A gifted deposit is a financial contribution from a third party towards a deposit on another person's property. It is vital that this gift is declared to the lender if the purchaser is taking out a mortgage on the property. The lender will take the gifted deposit into consideration when making the mortgage offer.
Your solicitor will need proof of funds demonstrating where the money has come from. This is in order to comply with money laundering regulations. Proof of funds can be evidenced through sending relevant documentation e.g. a bank statement.
Your solicitor will also require notice of the gift in writing, declaring how much it is and whether it has to be repaid. If there is a proposed lender, your solicitor will send on this information to your lender for them to make a decision. Your lender will be concerned if the money must be repaid, as this will constitute as a loan and not a gift. Consequently, in the event that the third party becomes bankrupt, they may request that the money is returned. This would result in a loss suffered by the lender.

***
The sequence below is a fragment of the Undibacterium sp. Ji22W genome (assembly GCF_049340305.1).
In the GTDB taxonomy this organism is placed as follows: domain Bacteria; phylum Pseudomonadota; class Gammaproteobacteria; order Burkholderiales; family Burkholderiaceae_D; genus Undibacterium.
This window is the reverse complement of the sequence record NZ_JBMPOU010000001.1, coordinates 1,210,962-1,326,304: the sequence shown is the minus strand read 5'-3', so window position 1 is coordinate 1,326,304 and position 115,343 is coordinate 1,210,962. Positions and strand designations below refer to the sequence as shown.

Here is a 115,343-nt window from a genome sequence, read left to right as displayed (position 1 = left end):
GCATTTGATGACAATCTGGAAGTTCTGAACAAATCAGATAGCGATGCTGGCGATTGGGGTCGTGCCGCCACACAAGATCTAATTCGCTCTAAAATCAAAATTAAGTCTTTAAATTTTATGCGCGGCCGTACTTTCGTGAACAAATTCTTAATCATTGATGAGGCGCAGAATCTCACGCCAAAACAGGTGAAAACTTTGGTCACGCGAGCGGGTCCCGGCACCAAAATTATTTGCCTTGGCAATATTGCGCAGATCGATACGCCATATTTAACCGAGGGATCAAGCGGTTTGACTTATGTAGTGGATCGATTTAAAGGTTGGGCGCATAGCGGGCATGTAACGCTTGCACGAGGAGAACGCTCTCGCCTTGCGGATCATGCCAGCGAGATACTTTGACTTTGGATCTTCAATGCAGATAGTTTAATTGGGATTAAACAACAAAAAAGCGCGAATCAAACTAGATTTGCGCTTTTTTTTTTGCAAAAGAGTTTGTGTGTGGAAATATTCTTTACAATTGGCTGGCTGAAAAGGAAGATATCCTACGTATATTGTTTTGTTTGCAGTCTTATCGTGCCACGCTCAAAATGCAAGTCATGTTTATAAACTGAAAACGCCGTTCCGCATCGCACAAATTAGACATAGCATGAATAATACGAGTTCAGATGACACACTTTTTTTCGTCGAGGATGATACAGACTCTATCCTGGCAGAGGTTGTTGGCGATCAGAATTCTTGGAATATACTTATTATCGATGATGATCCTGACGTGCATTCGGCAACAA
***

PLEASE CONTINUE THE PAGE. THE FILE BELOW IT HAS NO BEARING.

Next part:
A concessionary purchase is where a property is purchased at an undervalue. This can also be viewed as a gift, with the amount of reduction in the purchase price being in effect "gifted". This type of transaction most typically occurs on a sale between family members, but can also apply in landlord and tenant transactions. The lender will always need to be informed and an indemnity policy will be required to cover the shortfall in the event that an issue arises. Your solicitor will also conduct a bankruptcy search on the vendor to ensure that there is no record of insolvency.
In most circumstances, a gifted deposit does not pose an issue when purchasing a property as it most frequently occurs when a parent/guardian aims to assist their child in purchasing a property. It is however, vital to declare the gift regardless of the size. If declaration of the gift occurs after the mortgage offer has been issued, then the lender may amend their mortgage offer or in some circumstances, withdraw it refusing to proceed.